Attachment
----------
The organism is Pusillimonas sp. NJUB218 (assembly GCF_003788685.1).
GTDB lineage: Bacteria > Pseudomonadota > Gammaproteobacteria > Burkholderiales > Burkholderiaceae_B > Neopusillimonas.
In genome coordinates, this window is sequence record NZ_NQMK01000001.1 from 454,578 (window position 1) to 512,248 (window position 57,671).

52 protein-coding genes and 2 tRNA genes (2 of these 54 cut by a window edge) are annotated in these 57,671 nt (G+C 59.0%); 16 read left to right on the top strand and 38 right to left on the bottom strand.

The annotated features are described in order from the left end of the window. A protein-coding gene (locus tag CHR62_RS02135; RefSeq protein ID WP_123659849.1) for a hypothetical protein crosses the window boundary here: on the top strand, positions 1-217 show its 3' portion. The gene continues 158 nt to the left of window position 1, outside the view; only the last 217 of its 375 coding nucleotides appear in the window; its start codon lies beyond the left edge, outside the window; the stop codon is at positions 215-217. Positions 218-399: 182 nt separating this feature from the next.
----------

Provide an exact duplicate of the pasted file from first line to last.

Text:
The organism is Pusillimonas sp. NJUB218 (assembly GCF_003788685.1).
GTDB lineage: Bacteria > Pseudomonadota > Gammaproteobacteria > Burkholderiales > Burkholderiaceae_B > Neopusillimonas.
In genome coordinates, this window is sequence record NZ_NQMK01000001.1 from 454,578 (window position 1) to 512,248 (window position 57,671).

52 protein-coding genes and 2 tRNA genes (2 of these 54 cut by a window edge) are annotated in these 57,671 nt (G+C 59.0%); 16 read left to right on the top strand and 38 right to left on the bottom strand.

The annotated features are described in order from the left end of the window. A protein-coding gene (locus tag CHR62_RS02135; RefSeq protein ID WP_123659849.1) for a hypothetical protein crosses the window boundary here: on the top strand, positions 1-217 show its 3' portion. The gene continues 158 nt to the left of window position 1, outside the view; only the last 217 of its 375 coding nucleotides appear in the window; its start codon lies beyond the left edge, outside the window; the stop codon is at positions 215-217. Positions 218-399: 182 nt separating this feature from the next.